U.S. Coast Guard Corona del Mar Dock Replacement
March 28, 2022
Located along the eastern shore of the Newport Harbor, the U.S. Coast Guard Station Corona del Mar is home to the 87-foot USCGC Narwahl Marine Protector Class coastal patrol cutter. The dock that previously moored the USCGC Narwahl was originally built in 1997, and had reached the end of its useful life, so in 2020 the U.S. Coast Guard solicited bids for the replacement of the 10’ x 120’ floating dock.
The Coast Guard was looking for a dock with a longer lifespan, higher freeboard, and the ability to withstand a higher waveload. Bellingham Marine designed, supplied, and installed the new matchast floating dock system, specifically to meet the Coast Guard’s requirements. Bellingham Marine’s post-tensioned, matchcast structure eliminates gaps between floats, allowing the 120-foot dock made up of ten 10-foot sections to act as one solid unit, providing added stability and durability, effectively doubling the useful life of the dock.
Bellingham Marine removed and disposed of the existing three-piece concrete floatation system, and reused the existing pilings at the site. In order to address waterline corrosion and extend the life of the piles, BMI coated the existing steel piles with epoxy paint, then installed new custom-made heavy duty pile guides. The existing gangway was carefully removed and reinstalled following the installation of the new dock, with the addition of a new tread plate for a smooth transition from the gangway to the dock surface.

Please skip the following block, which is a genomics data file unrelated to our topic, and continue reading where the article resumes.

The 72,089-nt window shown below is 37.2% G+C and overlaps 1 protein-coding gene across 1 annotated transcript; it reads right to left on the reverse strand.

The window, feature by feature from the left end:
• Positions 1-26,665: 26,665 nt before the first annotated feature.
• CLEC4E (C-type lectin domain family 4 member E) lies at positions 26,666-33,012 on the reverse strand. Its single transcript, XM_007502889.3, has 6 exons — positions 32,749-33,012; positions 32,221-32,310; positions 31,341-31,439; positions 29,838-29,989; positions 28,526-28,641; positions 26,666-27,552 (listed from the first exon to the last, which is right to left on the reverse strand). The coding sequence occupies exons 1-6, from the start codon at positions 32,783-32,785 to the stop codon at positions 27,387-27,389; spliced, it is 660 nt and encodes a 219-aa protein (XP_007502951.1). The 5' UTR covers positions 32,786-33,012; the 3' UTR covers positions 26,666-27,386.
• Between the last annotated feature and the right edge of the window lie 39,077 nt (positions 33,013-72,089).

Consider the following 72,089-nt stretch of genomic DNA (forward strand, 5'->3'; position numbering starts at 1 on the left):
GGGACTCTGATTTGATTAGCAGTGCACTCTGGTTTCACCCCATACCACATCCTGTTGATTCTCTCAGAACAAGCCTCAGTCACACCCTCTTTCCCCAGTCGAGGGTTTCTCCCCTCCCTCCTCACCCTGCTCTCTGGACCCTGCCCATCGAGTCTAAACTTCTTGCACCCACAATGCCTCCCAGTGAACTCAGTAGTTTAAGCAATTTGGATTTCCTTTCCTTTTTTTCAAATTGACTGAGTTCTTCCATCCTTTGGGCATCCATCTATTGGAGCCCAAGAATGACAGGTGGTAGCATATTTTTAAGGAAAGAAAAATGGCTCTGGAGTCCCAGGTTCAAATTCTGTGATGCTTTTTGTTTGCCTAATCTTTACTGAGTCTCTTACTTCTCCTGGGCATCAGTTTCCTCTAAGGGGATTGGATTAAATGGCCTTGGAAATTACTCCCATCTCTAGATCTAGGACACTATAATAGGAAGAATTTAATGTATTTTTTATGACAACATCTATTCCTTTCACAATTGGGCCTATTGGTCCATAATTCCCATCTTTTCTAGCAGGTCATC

As part of the project, BMI installed new water and electrical utilities, and installed a new transformer on the dock to power the vessel. The communication system was in working order, so it was removed and reinstalled. The new dock boasts custom-fabricated extra large bollards for mooring and six commercial-duty foam-filled fenders to protect the dock and the vessel. On the landside of the dock, standard cleats are available for mooring smaller vessels.
This was a particularly challenging installation because it was an extremely tight space without a clear path for the crane to offload the float to the project site. In order to offload, the floats had to be lifted over the top of an existing building to be placed in the water. Thanks to the knowledge and flexibility of the BMI crew, and the experience acquired from many different installations, BMI was able to complete the job in the space available.
The entire project was coordinated with the Coast Guard in conjunction with the timing of the vessel’s scheduled routine repair and maintenance, resulting in virtually no disruption to the USCGC Narwahl.